Results: It was found that heme-centered dockings of the substrate/modulator drug molecules with the available CYP crystal structures gave poor docking geometries and distances from Fe-heme centre. In conjunction with several other arguments, the findings discount the relevance of erstwhile hypothesis in many CYP systems. Consequently, the newly proposed hypothesis is deemed a viable alternate, as it satisfies Occam's razor.

Conclusions: The new proposal affords expanded scope for explaining the mechanism, kinetics and overall phenomenology of CYP mediated drug metabolism. It is now understood that the heme-iron and the hydrophobic distal pocket of CYPs serve primarily to stabilize the reactive intermediate (diffusible radical) and the surface or crypts of the apoprotein bind to the xenobiotic substrate (and in some cases, the heme distal pocket could also serve the latter function). Thus, CYPs enhance reaction rates and selectivity/specificity via a hitherto unrecognized modality.
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http://dx.doi.org/10.1186/s40203-016-0016-7DOI Listing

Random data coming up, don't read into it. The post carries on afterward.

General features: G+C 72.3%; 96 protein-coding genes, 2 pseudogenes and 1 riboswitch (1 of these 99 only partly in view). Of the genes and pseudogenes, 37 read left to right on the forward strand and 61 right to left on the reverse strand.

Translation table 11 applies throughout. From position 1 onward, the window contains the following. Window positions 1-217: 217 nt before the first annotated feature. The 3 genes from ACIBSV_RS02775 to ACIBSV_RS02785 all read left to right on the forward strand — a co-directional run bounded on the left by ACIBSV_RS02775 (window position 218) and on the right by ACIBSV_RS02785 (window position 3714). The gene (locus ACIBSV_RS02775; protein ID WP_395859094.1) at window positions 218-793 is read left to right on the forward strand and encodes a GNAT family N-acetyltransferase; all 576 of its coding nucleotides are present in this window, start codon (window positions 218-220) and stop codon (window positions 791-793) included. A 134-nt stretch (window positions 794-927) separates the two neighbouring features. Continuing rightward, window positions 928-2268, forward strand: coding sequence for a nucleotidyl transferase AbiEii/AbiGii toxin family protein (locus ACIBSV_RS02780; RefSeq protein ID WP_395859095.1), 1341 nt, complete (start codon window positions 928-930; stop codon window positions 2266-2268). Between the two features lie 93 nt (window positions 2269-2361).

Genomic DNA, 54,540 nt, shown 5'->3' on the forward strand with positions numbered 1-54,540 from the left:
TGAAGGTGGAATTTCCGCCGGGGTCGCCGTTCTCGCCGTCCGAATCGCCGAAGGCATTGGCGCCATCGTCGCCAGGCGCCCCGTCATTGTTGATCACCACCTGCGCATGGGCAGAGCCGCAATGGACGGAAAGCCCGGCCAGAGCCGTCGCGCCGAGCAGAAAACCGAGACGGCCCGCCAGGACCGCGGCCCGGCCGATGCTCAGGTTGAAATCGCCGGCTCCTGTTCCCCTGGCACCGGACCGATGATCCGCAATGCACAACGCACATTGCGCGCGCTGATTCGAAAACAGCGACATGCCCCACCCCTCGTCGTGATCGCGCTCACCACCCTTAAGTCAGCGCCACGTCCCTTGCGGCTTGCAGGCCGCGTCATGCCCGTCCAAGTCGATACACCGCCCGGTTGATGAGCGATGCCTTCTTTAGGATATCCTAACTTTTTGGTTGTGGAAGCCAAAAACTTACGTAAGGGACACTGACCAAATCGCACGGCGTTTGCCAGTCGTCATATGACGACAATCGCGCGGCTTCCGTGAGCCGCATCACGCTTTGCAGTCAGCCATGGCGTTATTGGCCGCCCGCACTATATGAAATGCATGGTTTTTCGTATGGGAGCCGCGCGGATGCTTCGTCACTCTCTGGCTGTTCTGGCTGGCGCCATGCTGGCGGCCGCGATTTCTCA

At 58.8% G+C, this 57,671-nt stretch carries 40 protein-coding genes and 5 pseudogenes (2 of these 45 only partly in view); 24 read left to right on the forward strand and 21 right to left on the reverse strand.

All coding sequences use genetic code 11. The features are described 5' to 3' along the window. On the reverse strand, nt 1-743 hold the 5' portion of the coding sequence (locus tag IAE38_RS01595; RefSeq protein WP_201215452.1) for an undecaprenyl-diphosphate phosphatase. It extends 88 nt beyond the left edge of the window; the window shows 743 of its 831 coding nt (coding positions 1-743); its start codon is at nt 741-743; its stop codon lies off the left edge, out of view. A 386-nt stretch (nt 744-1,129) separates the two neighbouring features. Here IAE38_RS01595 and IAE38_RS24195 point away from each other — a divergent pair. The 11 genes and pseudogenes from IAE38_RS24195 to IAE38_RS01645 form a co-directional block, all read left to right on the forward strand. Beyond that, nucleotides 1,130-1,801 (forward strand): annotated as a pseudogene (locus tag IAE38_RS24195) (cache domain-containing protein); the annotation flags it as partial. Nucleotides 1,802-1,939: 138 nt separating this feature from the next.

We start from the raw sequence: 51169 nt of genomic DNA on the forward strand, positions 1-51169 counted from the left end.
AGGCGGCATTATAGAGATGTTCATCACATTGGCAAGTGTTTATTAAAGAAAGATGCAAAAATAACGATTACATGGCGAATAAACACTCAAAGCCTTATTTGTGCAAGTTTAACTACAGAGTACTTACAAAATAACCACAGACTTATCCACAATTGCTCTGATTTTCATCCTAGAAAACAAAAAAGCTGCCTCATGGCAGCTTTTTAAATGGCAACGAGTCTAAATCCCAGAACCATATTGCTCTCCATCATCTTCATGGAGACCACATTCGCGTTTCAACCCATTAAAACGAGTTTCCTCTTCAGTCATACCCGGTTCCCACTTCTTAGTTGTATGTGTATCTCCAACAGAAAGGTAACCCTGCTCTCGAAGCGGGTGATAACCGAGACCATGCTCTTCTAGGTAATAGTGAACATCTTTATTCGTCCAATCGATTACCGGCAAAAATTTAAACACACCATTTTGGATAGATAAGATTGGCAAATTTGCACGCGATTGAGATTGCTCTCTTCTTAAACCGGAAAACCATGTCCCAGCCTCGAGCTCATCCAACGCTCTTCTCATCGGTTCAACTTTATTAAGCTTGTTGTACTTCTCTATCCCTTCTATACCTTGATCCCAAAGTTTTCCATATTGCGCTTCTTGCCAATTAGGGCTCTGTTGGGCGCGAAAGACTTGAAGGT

http://www.ncbi.nlm.nih.gov/pmc/articles/PMC4760962PMC
December 2016

Decreased Phototoxic Effects of TiO₂ Nanoparticles in Consortium of Bacterial Isolates from Domestic Waste Water.

PLoS One 2015 23;10(10):e0141301. Epub 2015 Oct 23.

Centre for Nanobiotechnology, VIT University, Vellore, India.

This study is aimed to explore the toxicity of TiO2 nanoparticles at low concentrations (0.25, 0.50 & 1.00 μg/ml); on five bacterial isolates and their consortium in waste water medium both in dark and UVA conditions. To critically examine the toxic effects of nanoparticles and the response mechanism(s) offered by microbes, several aspects were monitored viz. cell viability, ROS generation, SOD activity, membrane permeability, EPS release and biofilm formation. A dose and time dependent loss in viability was observed for treated isolates and the consortium. At the highest dose, after 24h, oxidative stress was examined which conclusively showed more ROS generation & cell permeability and less SOD activity in single isolates as compared to the consortium. As a defense mechanism, EPS release was enhanced in case of the consortium against the single isolates, and was observed to be dose dependent. Similar results were noticed for biofilm formation, which substantially increased at highest dose of nanoparticle exposure. Concluding, the consortium showed more resistance against the toxic effects of the TiO2 nanoparticles compared to the individual isolates.